Such a shame though that we will never see them….as I said, they would have been the holy grail of logo finds.

    I had no idea that the old english Tiger “D” has undergone so many changes. I’d love to know why. Who decided to change it so frequently, and why? I know the Red Sox “B” has been tweaked from time to time, but not nearly as radically.

    I remember researching the Brooklyn Dodgers’ cap logo, and every time they switched manufacturers they got a different version of the logo.

    It’s also complicated by the fact that players didn’t always replace their caps every year, leading to some link.

    Paul – I would love to see one of “I miss Tampa Stadium”.

    The Big Sombrero didn’t have too many bells and whistles but it was loud and insanely hot but the tickets were cheap – and so was the owner, lol!

    It always had a festive, party like fiesta like atmosphere as Bucs fans like myself endured a LOT of losing.

    The new Yankee Stadium is such a corporate clip joint that I almost wish it has a corporate name to differentiate it from the REAL Yankee Stadium. Almost.

    Paul, I LOVE the idea of the “I Miss” shirts. I have a feeling the Pittsburgh one will be quite popular! Personally, I only miss Three Rivers when it comes to football season. Heinz Field has never been able to compare. When it comes to baseball, you can’t beat PNC Park.

    Looking at the other stadia you’re offering, I wonder: how much does success shape nostalgia? The Reds, Phils, Pirates and Giants all had various measures of success during the time those cookie cutters (off the top of my head all but the Giants won WS while being in those venues, and SF wasn’t really a cement monster like the others anyway) were in play. And from a football standpoint, the Steelers and Niners had tons of success in those eras.

    While I’m sure ALL fans regardless of success have great memories at old parks, I bet from a standpoint of selling merch you are smart to start off with some “winners”.


    The ones we started off with are the ones we got the most requests for. I imagine success shapes some of this, but I think people’s relationships to the stadiums they grew up with are complex and emotional — not necessarily something that can be rationally explained. In any case, it’s fun to do these shirts.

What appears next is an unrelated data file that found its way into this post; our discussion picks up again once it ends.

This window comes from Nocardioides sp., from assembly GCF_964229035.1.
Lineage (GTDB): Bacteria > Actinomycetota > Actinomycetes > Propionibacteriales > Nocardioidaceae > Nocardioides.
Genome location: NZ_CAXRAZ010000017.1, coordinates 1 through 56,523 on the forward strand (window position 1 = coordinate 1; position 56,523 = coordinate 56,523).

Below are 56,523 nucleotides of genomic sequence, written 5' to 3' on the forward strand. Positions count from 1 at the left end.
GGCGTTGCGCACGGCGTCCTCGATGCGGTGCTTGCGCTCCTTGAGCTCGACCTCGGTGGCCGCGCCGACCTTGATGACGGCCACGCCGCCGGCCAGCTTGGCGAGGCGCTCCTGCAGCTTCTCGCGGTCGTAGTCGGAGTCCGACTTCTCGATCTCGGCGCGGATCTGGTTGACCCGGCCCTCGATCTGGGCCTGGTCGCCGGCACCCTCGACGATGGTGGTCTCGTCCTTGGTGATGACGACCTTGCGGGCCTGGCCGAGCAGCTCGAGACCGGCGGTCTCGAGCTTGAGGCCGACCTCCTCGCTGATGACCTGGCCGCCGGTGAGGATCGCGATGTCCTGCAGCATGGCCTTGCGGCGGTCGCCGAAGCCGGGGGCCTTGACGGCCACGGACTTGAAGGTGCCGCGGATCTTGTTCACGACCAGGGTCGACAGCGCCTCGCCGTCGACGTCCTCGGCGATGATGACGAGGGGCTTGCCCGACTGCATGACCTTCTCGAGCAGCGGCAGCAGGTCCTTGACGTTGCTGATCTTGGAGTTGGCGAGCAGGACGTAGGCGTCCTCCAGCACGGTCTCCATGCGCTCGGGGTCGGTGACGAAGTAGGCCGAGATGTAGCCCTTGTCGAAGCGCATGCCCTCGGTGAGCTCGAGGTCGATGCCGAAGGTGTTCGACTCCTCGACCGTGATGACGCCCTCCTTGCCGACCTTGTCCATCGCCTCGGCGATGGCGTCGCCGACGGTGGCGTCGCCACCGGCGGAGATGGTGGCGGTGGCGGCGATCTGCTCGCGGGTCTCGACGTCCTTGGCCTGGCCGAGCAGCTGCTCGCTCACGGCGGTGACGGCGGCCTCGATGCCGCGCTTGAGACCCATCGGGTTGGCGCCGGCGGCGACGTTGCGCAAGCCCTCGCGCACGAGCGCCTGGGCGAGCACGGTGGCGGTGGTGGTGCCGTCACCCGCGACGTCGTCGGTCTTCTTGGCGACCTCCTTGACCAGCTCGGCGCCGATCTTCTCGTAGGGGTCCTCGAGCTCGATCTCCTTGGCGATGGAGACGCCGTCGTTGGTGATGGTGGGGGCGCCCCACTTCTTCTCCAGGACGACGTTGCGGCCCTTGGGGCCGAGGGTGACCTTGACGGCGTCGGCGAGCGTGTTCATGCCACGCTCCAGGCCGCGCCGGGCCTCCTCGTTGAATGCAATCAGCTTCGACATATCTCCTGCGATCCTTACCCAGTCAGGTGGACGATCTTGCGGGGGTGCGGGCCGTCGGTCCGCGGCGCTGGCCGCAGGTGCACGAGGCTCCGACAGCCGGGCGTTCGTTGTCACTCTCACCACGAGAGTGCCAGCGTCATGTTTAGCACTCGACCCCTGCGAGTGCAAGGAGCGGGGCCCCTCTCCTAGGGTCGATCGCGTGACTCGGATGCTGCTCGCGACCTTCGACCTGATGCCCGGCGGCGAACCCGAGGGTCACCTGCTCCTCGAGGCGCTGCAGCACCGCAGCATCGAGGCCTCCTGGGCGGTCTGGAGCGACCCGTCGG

Well stated! I’m probably the wrong target market! I was four when the Pirates last won a WS! Plus I only got to one Steelers game at the old building (and it was the final season).

    It’s hard for me to look at the skyline view from PNC and miss the old place. However, I would definitely not hold it against anyone for feeling differently!

    I like the idea of, “I miss…”. especially after passing by The Stick in San Francisco. But what about instead of “I miss….”, what about, “Never Forget The Stick.”

    We prefer to stick with first-person statements that let the shirt-wearer express his/her feelings, rather than statements that tell other people what to do.

    As for the “I still call it the Meadowlands” shirt I think it’s a naming wrong in and of itself. The area the stadium, arena and horse track are on is called the Meadowlands Sports Complex. It’s been this way for over forty years. Now I understand you don’t want to use the Giants Stadium name for legal reasons but the Meadowlands still exists. I have lived my whole life in New Jersey and has seen many games and concerts at The Meadowlands. When we now go to MetLife Stadium many people still often say “We’re going to the Meadowlands or even still say “We’re going to Giants Stadium”. The term “The Meadowlands” has been a generic way of saying that I’m going to a game at Giants Stadium or a concert at the Arena or even going to the horse track. It’s still used today if someone is attending a game or event at MetLife Stadium.
    “Hey, where you guys going?” “We’re going to see Guns n Roses at the Meadowlands!” These types of conversations take place all the time.